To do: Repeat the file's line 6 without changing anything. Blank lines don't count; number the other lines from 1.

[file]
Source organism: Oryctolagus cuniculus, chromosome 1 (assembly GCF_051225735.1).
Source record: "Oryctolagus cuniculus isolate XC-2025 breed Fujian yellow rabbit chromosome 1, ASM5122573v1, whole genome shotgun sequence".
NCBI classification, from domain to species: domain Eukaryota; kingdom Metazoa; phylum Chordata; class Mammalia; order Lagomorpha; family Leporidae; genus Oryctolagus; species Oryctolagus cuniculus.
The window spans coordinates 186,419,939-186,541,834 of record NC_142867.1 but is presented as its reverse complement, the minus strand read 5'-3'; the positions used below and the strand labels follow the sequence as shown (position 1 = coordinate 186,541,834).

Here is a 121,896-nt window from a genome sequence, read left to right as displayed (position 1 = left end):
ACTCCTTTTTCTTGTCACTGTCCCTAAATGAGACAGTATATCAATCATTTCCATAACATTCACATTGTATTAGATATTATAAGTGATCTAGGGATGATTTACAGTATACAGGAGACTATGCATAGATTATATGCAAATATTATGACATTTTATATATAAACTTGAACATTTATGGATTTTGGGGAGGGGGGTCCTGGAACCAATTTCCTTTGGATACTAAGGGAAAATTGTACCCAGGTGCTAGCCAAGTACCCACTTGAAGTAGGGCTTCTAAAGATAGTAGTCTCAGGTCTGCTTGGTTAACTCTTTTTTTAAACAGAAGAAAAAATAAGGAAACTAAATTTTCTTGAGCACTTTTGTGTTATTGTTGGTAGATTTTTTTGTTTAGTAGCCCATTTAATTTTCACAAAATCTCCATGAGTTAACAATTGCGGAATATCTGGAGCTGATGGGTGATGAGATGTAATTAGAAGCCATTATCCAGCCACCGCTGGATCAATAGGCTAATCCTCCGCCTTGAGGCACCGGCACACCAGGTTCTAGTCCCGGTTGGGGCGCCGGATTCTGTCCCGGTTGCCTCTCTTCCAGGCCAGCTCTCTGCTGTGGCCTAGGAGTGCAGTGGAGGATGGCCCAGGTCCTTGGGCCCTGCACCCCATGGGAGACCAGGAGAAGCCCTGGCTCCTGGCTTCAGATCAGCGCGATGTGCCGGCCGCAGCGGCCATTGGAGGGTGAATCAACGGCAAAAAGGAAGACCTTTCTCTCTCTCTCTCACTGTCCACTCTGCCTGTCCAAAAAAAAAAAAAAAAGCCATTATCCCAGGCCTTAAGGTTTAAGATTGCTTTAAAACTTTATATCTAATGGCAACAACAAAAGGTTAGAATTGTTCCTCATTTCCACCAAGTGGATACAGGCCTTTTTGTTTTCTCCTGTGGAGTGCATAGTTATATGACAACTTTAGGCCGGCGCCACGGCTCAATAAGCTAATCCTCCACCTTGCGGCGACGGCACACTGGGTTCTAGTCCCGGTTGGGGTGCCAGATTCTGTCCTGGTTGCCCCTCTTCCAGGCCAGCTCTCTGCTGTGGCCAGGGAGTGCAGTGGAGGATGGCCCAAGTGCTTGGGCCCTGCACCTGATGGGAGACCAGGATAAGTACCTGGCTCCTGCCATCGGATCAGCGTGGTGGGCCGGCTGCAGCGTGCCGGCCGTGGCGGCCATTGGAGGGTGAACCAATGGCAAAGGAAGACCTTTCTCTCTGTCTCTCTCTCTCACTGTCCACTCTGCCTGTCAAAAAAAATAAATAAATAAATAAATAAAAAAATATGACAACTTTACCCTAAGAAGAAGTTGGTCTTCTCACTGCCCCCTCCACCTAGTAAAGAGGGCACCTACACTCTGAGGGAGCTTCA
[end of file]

ACTCCTTTTTCTTGTCACTGTCCCTAAATGAGACAGTATATCAATCATTTCCATAACATTCACATTGTATTAGATATTATAAGTGATCTAGGGATGATTTACAGTATACAGGAGACTATGCATAGATTATATGCAAATATTATGACATTTTATATATAAACTTGAACATTTATGGATTTTGGGGAGGGGGGTCCTGGAACCAATTTCCTTTGGATACTAAGGGAAAATTGTACCCAGGTGCTAGCCAAGTACCCACTTGAAGTAGGGCTTCTAAAGATAGTAGTCTCAGGTCTGCTTGGTTAACTCTTTTTTTAAACAGAAGAAAAAATAAGGAAACTAAATTTTCTTGAGCACTTTTGTGTTATTGTTGGTAGATTTTTTTGTTTAGTAGCCCATTTAATTTTCACAAAATCTCCATGAGTTAACAATTGCGGAATATCTGGAGCTGATGGGTGATGAGATGTAATTAGAAGCCATTATCCAGCCACCGCTGGATCAATAGGCTAATCCTCCGCCTTGAGGCACCGGCACACCAGGTTCTAGTCCCGGTTGGGGCGCCGGATTCTGTCCCGGTTGCCTCTCTTCCAGGCCAGCTCTCTGCTGTGGCCTAGGAGTGCAGTGGAGGATGGCCCAGGTCCTTGGGCCCTGCACCCCATGGGAGACCAGGAGAAGCCCTGGCTCCTGGCTTCAGATCAGCGCGATGTGCCGGCCGCAGCGGCCATTGGAGGGTGAATCAACGGCAAAAAGGAAGACCTTTCTCTCTCTCTCTCACTGTCCACTCTGCCTGTCCAAAAAAAAAAAAAAAAGCCATTATCCCAGGCCTTAAGGTTTAAGATTGCTTTAAAACTTTATATCTAATGGCAACAACAAAAGGTTAGAATTGTTCCTCATTTCCACCAAGTGGATACAGGCCTTTTTGTTTTCTCCTGTGGAGTGCATAGTTATATGACAACTTTAGGCCGGCGCCACGGCTCAATAAGCTAATCCTCCACCTTGCGGCGACGGCACACTGGGTTCTAGTCCCGGTTGGGGTGCCAGATTCTGTCCTGGTTGCCCCTCTTCCAGGCCAGCTCTCTGCTGTGGCCAGGGAGTGCAGTGGAGGATGGCCCAAGTGCTTGGGCCCTGCACCTGATGGGAGACCAGGATAAGTACCTGGCTCCTGCCATCGGATCAGCGTGGTGGGCCGGCTGCAGCGTGCCGGCCGTGGCGGCCATTGGAGGGTGAACCAATGGCAAAGGAAGACCTTTCTCTCTGTCTCTCTCTCTCACTGTCCACTCTGCCTGTCAAAAAAAATAAATAAATAAATAAATAAAAAAATATGACAACTTTACCCTAAGAAGAAGTTGGTCTTCTCACTGCCCCCTCCACCTAGTAAAGAGGGCACCTACACTCTGAGGGAGCTTCA